15.13 The whole approach to programme design and the most effective means of delivering programme objectives needs the constructive involvement of institutional management to promote best practice. Management, at all levels, needs to put greater emphasis on resource management and ensure that the necessary investments are made in the measures designed to achieve longer term gains. A series of studies of different practices across institutions would contribute to thinking in institutions, and subsequently to the development of useful benchmarks. Institutions should review current departmental approaches to teaching techniques in order to identify the relative costs of differing forms of delivery, with the longer term objective of inter-institutional costs comparators and benchmarks.

15.14 Institutions’ expenditure on buildings and estates represents 12 per cent of total expenditure across higher education, the second biggest single component of their costs. The estate has been valued at 30 billion. It is thus relevant to explore every option for managing these assets well. The potential for further growth in participation, and the implications of the progressive extension of lifelong learning, resource-based learning and different learning and teaching methods, give extra incentives to do so. Mature learners in particular, but also, to an increasing extent, younger people, will in future want to take their programmes in shorter and more intermittent blocks, irrespective of conventional academic terms. Increasing numbers of students will need access to central facilities outside traditional working hours. Consequently, the prevailing model of a standard academic year, a single admissions round and a long summer vacation will be increasingly inappropriate for students and institutions. Imaginative solutions will therefore continue to be required to tackle the constraint that can be presented by a particular configuration or use of space.

15.15 Estimates (based in part on work by the National Audit Office [NAO]) suggest that the utilisation of teaching space is currently about 20 to 30 per cent. The NAO acknowledges that there are legitimate constraints, including the need for specialist accommodation for certain activities, other demands on student and staff time and the suitability of institutions’ estates. Whilst the NAO states that improvements can be made, it acknowledges that a target of 50 per cent would be challenging.6 If utilisation could be raised to 35 per cent, which the Association of University Directors of Estates has suggested is efficient, this would support a significant increase in student numbers broadly within the present approach to the academic year.7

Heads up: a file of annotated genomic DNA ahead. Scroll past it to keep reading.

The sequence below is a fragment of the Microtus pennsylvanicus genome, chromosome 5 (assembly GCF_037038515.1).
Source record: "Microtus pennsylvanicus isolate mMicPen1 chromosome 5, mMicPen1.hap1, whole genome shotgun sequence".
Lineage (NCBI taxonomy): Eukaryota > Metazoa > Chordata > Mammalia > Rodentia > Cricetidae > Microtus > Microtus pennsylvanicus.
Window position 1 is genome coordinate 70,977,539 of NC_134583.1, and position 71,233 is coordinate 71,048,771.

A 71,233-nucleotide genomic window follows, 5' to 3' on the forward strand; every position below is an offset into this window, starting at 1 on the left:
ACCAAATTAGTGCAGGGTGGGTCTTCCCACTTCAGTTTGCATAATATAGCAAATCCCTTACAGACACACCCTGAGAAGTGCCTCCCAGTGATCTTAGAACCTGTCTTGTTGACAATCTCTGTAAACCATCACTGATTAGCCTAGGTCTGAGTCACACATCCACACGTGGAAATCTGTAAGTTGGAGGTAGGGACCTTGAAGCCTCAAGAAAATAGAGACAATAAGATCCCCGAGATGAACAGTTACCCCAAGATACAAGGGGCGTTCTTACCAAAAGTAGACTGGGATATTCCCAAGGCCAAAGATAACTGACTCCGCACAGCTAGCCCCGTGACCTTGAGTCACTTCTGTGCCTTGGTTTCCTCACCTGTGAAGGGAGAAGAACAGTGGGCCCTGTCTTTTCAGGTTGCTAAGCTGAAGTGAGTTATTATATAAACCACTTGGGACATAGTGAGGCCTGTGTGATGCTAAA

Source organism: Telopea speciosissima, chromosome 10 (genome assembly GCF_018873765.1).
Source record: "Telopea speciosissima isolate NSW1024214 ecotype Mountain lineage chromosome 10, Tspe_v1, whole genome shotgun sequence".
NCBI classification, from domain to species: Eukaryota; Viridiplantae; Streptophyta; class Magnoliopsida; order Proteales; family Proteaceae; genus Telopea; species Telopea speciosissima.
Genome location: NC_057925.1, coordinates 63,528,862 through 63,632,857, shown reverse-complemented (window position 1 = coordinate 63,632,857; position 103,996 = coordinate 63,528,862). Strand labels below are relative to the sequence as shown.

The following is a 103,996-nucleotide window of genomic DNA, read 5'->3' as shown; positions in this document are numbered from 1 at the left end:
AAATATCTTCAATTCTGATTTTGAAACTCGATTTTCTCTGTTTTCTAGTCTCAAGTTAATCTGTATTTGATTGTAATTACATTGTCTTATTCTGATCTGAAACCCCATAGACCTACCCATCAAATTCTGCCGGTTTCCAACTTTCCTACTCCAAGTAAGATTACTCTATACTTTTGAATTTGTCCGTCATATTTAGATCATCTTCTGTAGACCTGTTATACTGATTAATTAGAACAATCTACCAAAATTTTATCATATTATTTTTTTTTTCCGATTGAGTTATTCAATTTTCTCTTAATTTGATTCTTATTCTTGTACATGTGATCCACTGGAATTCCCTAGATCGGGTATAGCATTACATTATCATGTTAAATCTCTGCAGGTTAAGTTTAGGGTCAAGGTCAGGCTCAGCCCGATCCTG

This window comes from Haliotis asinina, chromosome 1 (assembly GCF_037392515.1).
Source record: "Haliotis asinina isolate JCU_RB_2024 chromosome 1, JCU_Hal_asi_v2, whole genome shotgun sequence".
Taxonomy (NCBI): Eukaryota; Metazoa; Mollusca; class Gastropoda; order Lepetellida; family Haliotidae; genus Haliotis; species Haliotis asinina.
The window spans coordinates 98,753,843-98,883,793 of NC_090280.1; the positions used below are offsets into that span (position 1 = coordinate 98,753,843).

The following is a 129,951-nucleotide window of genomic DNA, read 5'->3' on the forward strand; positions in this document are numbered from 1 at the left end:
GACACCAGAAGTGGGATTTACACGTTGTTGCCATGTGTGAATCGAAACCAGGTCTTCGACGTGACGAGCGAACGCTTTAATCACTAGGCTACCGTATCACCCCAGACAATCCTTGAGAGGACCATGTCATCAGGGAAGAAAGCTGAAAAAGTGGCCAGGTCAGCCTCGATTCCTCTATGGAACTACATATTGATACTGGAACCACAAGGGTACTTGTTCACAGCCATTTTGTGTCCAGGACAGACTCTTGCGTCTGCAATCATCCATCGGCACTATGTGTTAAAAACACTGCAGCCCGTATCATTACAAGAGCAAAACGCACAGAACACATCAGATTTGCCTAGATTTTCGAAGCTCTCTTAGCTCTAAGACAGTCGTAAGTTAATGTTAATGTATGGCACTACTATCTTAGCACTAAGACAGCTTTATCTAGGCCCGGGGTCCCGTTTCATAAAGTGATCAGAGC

15.16 We considered two options to promote the highest possible level of estates usage. The first is notional capital charging. This has been developed in the Health Service. It rests on charging institutions a notional rent on their publicly-funded assets and redistributing the surplus from asset-rich to asset-poor institutions. However, there are a number of difficulties, including: legal doubts about the applicability of the approach to some of the assets involved; serious difficulties in properly attributing the source of the funding for certain assets; the absence of a uniform basis of asset valuation; and doubts about the possibility of uniform implementation, given the sector’s diversity and the flexible way in which it has begun to use its accommodation.

15.17 Unpublished research by the Higher Education Funding Council for England (HEFCE) concluded that capital charging was unlikely to offer sufficiently large gains over the current approaches already being encouraged and developed within individual institutions and that any gains would not outweigh the costs of implementation. We agree with this view.

15.18 The second option is to extend the academic year. Those who have advocated this option in the past have done so largely on the basis of the apparent anomaly of institutions in which full-time undergraduate teaching, traditionally the primary purpose of an institution as well as the major use of space, conventionally takes place for only 24 to 36 weeks a year. Of course, this is to some extent a partial view: institutions do operate throughout the year, with important activities taking place in the absence of students. Many of these activities make a substantial financial contribution to their budgets, and institutions already often teach extensively outside conventional ‘office hours’. Increasingly, advocacy of change rests as much on the decreasing educational suitability of the model of the traditional academic year as on the possible opportunity costs to higher education.